An unexpected wealth of rock bands formed all around Latin America during the 70s, laying potential blueprints for Heavy Metal in the early 80s. Nowadays, every country has seen an explosion of bands, but back then things were a lot harder to come by. These early Metal artists pioneered not only a sound in their respective countries, but a true counterculture as well. However blue-collar and socially outcast Metal’s origins were, the genre was a product of the wealthiest and most prosperous societies on Earth (Western Europe and the USA). Meanwhile, the fans and musicians of Latin America faced a very different reality.

See, in the region’s nineteen countries, the 80s saw five civil wars (mainly in Central America, one regular war, foreign interventions, and ten military dictatorships (infamous for their brutality), along with high poverty and crime rates.

While significant differences between countries exist, the bottom line for the region is that hundreds of years of colonization, foreign intervention, corruption, racism, etc. resulted in weak governments, segregated societies, poverty, and rampant violence. When you wonder why the region struggles to this day (this 2012 map shows Latin America as the most dangerous region in the world outside of war zones) it may be summed up with this: a legacy of violence and repression.

But on to the main point: this primer examines the early Traditional Metal scene of varied Latin American countries. For places with large outputs, I’m sticking to material released or recorded before 1985. For the more obscure, latecomer scenes, I searched for the earliest bands I could find. Unfortunately, there’s barely a thing to say on most of the bands because it’s really hard to find information. This is a key point – due to poor documentation, a lot of information is sadly lost to time. All of the bands on this list released music in their native tongue – perhaps a factor in their limited exposure to the wider Metal scene.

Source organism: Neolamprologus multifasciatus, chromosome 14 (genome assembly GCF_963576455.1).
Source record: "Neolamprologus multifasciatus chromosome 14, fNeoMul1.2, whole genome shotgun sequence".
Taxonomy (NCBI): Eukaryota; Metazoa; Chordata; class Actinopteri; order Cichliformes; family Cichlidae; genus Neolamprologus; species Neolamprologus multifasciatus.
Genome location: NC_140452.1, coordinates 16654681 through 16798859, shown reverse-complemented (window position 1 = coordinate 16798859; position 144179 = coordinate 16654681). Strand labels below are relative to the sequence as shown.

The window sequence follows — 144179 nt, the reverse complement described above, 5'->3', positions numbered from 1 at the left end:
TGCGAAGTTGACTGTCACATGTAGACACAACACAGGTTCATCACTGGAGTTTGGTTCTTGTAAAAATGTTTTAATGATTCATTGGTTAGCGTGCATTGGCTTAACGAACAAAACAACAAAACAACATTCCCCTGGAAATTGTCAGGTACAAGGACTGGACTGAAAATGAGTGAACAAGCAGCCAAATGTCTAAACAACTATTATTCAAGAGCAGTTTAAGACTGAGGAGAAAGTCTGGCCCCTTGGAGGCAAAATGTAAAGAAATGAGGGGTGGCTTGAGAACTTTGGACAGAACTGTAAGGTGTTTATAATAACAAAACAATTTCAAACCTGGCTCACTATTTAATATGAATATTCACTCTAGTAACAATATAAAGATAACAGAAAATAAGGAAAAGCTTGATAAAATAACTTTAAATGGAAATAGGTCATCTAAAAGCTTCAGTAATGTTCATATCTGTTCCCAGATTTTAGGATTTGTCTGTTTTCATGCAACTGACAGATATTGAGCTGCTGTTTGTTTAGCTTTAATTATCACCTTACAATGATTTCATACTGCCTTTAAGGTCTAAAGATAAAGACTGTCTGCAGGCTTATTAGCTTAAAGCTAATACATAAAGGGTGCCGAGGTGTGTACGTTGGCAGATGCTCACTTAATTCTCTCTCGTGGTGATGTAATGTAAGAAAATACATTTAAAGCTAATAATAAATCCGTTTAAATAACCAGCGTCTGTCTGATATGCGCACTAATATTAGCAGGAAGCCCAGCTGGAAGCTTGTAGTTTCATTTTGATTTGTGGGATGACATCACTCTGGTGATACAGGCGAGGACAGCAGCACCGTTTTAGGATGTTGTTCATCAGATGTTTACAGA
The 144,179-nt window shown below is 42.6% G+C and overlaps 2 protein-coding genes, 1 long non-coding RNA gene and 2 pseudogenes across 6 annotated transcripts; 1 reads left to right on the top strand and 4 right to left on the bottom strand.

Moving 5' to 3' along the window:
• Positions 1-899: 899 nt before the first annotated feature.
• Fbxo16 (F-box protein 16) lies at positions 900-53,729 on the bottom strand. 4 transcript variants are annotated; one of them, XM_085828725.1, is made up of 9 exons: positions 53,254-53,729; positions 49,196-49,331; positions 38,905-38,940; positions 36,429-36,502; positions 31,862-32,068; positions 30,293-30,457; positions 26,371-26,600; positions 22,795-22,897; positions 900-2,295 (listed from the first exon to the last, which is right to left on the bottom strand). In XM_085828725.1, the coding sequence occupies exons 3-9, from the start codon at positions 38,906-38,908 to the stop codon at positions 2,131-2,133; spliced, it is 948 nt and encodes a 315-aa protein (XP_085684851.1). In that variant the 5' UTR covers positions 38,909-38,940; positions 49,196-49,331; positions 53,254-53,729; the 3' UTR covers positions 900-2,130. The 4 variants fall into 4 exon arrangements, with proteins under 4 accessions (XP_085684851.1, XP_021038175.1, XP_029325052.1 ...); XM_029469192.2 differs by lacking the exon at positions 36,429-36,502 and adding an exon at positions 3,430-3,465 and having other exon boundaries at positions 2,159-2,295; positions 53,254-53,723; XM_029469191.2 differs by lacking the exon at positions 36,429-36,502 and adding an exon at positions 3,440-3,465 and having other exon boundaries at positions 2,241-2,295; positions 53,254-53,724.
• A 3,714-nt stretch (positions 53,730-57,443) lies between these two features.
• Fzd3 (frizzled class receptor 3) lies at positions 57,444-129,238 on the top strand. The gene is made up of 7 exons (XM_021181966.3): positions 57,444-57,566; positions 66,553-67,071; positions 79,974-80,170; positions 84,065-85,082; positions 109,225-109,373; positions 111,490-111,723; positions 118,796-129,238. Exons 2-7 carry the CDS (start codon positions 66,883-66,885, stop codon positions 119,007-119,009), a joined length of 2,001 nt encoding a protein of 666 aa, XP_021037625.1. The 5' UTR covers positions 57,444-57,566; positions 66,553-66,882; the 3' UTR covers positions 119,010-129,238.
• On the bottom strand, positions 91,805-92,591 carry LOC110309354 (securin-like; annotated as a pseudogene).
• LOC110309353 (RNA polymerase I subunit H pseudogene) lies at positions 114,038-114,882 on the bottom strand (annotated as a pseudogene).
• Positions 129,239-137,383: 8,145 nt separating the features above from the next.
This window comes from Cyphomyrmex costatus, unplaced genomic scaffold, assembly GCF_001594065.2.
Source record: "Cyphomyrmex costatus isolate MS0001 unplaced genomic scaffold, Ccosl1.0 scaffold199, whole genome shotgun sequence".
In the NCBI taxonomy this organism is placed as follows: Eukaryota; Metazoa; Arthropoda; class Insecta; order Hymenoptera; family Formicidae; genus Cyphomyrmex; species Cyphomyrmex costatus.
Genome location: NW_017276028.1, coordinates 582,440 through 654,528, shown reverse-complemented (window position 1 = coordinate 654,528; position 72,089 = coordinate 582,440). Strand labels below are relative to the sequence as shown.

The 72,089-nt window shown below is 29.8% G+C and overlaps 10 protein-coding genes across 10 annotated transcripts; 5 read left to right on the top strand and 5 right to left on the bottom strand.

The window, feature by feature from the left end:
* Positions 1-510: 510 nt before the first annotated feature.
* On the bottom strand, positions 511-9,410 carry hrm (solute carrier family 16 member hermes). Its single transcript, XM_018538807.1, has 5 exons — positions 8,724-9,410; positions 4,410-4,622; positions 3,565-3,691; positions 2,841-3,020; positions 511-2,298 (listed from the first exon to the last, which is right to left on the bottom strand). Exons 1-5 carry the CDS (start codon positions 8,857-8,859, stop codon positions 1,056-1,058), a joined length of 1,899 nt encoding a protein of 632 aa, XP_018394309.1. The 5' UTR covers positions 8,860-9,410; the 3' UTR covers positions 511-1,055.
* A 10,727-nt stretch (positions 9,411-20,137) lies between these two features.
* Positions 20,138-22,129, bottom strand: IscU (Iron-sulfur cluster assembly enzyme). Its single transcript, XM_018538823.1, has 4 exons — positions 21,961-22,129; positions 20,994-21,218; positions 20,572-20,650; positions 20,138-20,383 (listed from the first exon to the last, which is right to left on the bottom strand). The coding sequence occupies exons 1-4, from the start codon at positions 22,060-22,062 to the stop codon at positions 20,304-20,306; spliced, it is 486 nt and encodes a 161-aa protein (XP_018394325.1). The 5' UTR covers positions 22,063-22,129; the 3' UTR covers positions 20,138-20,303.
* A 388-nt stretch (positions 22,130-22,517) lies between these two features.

I can’t say there’s a unifying theme among these artists, but a few of them (in line with Latin America’s Nueva Canción movement), had a political/social theme, and most were seen with disdain and distrust from conservative circles of society. In some cases this resulted in beatings, venue raids, and imprisonment by the police. This is worth stressing again: several of these bands were true voices of a counterculture. Against the repressive hand of the church and murderous forces of the state, their lyrics actually meant something – if only for the few thousand people who stood behind this music.

Note: Read the Quick Listening Guide for a short summary of the best material.

Quick Listening Guide


Strongly Recommended

The Former Gran Colombia


Brazil and Argentina are probably thought of as the hotspots for the nascent Latin American scene, but Venezuela produced many quality bands at the same time. All of the following albums were released by the now defunct label Color. It deserves a mention for having the courage and far-sight to support Heavy Metal at such an early stage.